Our Fair ladies
Photo by Lynn Christoffers
In early August, the fairgrounds around the Agricultural Hall were still quiet but preparations were well under way for today's opening of the Agricultural Fair. Exit and Entrance signs had been hung at the front gate. Behind the hall, the field was being marked for booths, and in the office, the Fair Committee of the Martha's Vineyard Agricultural Society was catching their collective breath, gearing up for the big event.
Eleanor Neubert, who heads the committee, became Fair Manager in 1984. "I think Abbe Burt got me involved," Ms. Neubert said. "She was on the board of trustees. I ran into her on Lambert's Cove Beach, and she said they were looking for a new manager. It took me several months before I said yes." Now, 26 years later, she continues in the role while her daughter, Sarah, and seven-year-old granddaughter, Kayla, help with the effort, along with more than a dozen other members of the committee.
When Ms. Neubert began managing the fair, it was still at the old, 3.9-acre fairgrounds, around what's now called the Grange Hall. Crowds crammed into narrow pathways on either side of the hall, with the carny booths and rides on one side and the more local booths on the opposite side of the hall. In 1995, the Fair moved to its current location, 20.9 acres on Panhandle Road. As with any change, some people grumbled and waxed nostalgic for the intimacy of the old fairgrounds, but the Fair Ladies welcomed the change. The move gave the organizers more space to work with and two years later, in 1997, they expanded the fair's schedule to include Sundays, which allowed for a slightly less frenetic pace.
Nancy Alyce Abbott, another member of the committee, wears many hats. "I've been going to the Fair since I was a little girl in Edgartown," she said. "You saved up your money all year, and it was gone in an hour, but it was the highlight of the summer." Ms. Abbott started out as a judge at the old hall, and moved up to the office. "I love the new hall for displaying things, the quilts hanging up."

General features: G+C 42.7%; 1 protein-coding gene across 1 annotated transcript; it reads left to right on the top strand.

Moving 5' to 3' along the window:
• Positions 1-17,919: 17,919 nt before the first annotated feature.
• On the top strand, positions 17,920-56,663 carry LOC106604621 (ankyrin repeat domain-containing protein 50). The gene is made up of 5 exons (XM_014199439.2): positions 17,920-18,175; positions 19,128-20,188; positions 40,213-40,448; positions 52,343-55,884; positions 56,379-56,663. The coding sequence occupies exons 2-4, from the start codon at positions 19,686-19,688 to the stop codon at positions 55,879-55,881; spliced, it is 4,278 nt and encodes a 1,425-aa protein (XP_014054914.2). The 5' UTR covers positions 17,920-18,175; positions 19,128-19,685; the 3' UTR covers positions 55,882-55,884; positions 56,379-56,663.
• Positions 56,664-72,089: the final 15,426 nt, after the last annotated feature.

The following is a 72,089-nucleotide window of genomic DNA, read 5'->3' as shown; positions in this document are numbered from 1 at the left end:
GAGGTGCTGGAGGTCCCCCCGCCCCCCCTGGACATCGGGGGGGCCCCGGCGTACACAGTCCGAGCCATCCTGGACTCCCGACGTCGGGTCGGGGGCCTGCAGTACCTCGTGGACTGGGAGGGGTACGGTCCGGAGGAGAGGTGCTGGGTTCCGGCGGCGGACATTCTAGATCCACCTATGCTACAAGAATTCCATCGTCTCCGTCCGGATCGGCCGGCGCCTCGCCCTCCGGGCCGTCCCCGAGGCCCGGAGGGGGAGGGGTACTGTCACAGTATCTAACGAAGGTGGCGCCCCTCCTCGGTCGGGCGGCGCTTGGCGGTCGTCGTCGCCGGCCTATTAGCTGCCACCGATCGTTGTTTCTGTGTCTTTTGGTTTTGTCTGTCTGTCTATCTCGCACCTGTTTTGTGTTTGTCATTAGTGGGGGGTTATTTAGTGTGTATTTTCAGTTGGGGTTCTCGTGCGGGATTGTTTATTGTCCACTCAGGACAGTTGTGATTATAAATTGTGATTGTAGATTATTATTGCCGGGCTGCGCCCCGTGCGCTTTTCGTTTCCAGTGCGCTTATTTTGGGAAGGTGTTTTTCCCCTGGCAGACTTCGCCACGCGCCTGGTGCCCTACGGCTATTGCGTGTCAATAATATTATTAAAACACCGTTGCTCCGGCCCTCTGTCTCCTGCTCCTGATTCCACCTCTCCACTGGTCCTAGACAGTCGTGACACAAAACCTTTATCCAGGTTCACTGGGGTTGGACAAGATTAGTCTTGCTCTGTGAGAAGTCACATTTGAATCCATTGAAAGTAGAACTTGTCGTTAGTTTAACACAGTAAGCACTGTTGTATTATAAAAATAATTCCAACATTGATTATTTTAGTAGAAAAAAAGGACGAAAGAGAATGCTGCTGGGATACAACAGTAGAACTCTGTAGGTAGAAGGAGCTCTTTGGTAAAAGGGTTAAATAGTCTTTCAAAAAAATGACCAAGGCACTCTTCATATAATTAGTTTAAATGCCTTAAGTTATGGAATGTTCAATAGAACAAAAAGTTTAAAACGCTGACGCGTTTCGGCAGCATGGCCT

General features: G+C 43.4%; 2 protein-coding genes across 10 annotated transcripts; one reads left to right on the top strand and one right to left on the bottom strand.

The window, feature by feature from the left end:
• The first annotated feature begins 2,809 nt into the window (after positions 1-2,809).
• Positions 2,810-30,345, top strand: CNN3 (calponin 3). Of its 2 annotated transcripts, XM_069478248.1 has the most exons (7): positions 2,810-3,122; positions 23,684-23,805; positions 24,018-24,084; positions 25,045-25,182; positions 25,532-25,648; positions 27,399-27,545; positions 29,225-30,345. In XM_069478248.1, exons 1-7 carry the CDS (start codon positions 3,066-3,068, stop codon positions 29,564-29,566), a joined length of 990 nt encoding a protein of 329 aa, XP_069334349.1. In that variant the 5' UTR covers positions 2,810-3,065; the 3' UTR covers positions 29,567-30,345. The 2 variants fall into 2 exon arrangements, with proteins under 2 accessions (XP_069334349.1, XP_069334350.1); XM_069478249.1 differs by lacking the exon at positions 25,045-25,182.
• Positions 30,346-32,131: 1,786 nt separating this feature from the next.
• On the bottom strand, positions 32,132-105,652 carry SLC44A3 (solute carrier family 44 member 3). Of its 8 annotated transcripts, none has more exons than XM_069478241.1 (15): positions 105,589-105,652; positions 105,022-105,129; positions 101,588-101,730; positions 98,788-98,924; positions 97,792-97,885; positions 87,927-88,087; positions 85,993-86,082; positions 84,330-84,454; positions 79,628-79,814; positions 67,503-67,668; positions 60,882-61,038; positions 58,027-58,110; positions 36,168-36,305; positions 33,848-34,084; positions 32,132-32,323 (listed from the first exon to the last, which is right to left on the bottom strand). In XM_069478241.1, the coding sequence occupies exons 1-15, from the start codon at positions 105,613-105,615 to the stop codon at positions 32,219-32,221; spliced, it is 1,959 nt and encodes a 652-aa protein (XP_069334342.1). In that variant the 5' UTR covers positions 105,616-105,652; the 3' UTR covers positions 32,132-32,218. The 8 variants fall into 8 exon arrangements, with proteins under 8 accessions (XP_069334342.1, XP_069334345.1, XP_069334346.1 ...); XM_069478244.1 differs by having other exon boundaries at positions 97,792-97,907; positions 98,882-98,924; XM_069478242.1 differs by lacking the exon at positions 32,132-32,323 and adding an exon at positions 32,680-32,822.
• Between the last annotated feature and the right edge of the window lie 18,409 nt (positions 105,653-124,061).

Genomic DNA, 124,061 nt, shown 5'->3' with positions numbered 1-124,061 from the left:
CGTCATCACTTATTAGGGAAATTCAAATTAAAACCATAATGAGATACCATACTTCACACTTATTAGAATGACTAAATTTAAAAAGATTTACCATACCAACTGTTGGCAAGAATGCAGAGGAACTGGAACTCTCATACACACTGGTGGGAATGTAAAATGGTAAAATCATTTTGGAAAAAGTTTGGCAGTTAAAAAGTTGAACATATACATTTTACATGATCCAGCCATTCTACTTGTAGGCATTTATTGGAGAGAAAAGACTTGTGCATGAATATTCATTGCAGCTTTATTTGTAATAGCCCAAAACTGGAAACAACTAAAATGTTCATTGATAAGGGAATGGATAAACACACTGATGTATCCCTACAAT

Despite the increased space and time, the fair still packs a lot of activity into its four days, and the committee works year-round to ensure that the pieces come together as smoothly as possible. They begin in November, making ferry reservations for the off-Island horses and oxen to come compete in the Fair. In January, the call goes out for entries into the poster contest, and the waitlist for new booths opens up. In April, the poster contest is judged, and in the following months the Fair ladies put in the order for the year's posters, tee-shirts, etc. The entertainment lineup and program are finalized in June, and in July the programs are printed. At the beginning of August, the committee opens their office five mornings a week, and by the week leading up to the fair, they are at the fair almost constantly.
"We have monthly meetings throughout the year," Karen Colaneri said. "There's a lot of respect, camaraderie, and humor — you've got to have that. It's a huge part of the community life of the Vineyard, and it's a privilege to be part of it. I started out at the pigpen gate, the back entrance of the old fairgrounds. Like a lot of us, I came up through the ranks and have done everything there is to do." Currently, Ms. Colaneri describes her role as "Chief Gofer." She does whatever needs to be done, and says that all of the other committee members are able to do the same.
Ms. Colaneri says that the Fair has been run mostly by women in the past few generations, although there are some young men in evidence at the office. Tim Mavro drops into the office as he works on the physical setup of the fair. He is the "Trash King," and helps organize and supervise the young fair employees who collect garbage, work security, and take tickets. "Actually, kids love doing the trash," Mr. Mavro said. "You're moving around, and sometimes you find things." His mother, Nola Mavro, is the fair's treasurer and "ticket queen."
Carol and Garrison Vieira are in the office with their two toddlers. Ms. Vieira runs the baby tent, which was added to the Fair a few years ago. It provides a place for parents to sit down and feed their babies, change diapers, and rest. Mr. Vieira insists that all he does is set up the tent, but the Fair Ladies maintain that his help is more far-reaching than that, and he will help in any way.
In terms of what to expect this year, Ms. Neubert says that there are two new booths, one selling kettle corn and another for pulled pork. Entry forms are due by the Monday before the Fair so that the tags can be printed up in advance, but the entries themselves should come in on Wednesday. Even last week, some kids' jobs were still available, working security and collecting trash.
This year, the Fair's opening day, today, will coincide with President Obama's arrival. "Usually they give us a week's notice when the president is coming," Ms. Colaneri said last week. "We haven't heard anything this year, but we're hoping that they come."